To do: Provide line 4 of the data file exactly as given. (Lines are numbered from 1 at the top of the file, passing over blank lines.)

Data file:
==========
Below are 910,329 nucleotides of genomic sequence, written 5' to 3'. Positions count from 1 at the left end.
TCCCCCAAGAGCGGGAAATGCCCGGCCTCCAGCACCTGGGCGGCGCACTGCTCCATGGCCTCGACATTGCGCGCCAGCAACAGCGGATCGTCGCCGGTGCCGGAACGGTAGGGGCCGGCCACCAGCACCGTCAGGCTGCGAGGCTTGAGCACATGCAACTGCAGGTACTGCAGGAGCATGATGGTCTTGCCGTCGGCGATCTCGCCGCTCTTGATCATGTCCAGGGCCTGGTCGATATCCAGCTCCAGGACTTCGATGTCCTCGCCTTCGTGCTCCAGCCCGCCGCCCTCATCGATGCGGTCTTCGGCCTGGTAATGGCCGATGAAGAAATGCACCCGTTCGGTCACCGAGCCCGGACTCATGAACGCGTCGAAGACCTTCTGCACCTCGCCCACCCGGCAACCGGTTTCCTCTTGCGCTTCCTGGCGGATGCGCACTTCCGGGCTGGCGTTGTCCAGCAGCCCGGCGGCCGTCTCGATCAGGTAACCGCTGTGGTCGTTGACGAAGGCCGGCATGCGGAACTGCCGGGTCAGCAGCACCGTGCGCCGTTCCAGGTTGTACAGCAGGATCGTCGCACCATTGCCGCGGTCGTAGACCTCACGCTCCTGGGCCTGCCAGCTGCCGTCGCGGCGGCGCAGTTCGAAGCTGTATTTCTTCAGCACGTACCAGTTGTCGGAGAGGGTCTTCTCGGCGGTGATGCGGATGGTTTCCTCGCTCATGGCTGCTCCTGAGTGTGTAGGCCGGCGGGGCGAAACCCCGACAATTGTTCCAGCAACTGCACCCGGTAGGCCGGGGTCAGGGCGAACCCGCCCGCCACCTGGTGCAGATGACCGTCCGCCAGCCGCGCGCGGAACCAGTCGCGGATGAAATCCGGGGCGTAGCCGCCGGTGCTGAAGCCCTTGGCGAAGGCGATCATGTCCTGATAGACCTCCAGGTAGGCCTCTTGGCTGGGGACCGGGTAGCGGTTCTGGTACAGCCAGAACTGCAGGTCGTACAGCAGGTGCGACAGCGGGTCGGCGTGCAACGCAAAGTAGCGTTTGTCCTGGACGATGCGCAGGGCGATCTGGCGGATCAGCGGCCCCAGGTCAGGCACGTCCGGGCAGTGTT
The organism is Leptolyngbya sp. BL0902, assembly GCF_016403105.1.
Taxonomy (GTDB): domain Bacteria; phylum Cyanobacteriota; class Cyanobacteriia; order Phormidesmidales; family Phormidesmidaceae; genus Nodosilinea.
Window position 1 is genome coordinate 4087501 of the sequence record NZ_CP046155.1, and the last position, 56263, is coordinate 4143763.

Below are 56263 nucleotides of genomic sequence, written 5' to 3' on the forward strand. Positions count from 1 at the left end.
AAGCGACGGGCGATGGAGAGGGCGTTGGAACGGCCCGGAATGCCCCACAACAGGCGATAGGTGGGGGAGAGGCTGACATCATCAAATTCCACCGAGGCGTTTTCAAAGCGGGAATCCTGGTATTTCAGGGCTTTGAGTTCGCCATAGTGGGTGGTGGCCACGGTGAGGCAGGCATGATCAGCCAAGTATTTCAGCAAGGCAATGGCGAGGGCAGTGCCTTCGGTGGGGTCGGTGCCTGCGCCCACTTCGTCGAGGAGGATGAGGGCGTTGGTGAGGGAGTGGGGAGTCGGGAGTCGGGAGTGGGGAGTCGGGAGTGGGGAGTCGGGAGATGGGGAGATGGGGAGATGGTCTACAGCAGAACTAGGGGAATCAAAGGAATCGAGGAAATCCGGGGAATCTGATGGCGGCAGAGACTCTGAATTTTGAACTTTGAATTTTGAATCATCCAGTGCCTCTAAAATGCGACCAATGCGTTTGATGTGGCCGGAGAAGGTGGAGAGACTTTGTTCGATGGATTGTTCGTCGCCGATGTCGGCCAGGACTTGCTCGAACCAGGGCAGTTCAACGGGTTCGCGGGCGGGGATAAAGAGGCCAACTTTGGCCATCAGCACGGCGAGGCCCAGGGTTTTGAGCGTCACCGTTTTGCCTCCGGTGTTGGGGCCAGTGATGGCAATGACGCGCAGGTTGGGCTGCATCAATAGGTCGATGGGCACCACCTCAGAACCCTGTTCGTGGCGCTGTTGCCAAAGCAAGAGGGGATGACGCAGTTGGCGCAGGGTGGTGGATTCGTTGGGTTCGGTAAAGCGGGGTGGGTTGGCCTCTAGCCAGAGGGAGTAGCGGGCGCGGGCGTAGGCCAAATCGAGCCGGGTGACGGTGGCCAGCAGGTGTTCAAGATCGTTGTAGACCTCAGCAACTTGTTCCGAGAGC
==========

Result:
Taxonomy (GTDB): domain Bacteria; phylum Cyanobacteriota; class Cyanobacteriia; order Phormidesmidales; family Phormidesmidaceae; genus Nodosilinea.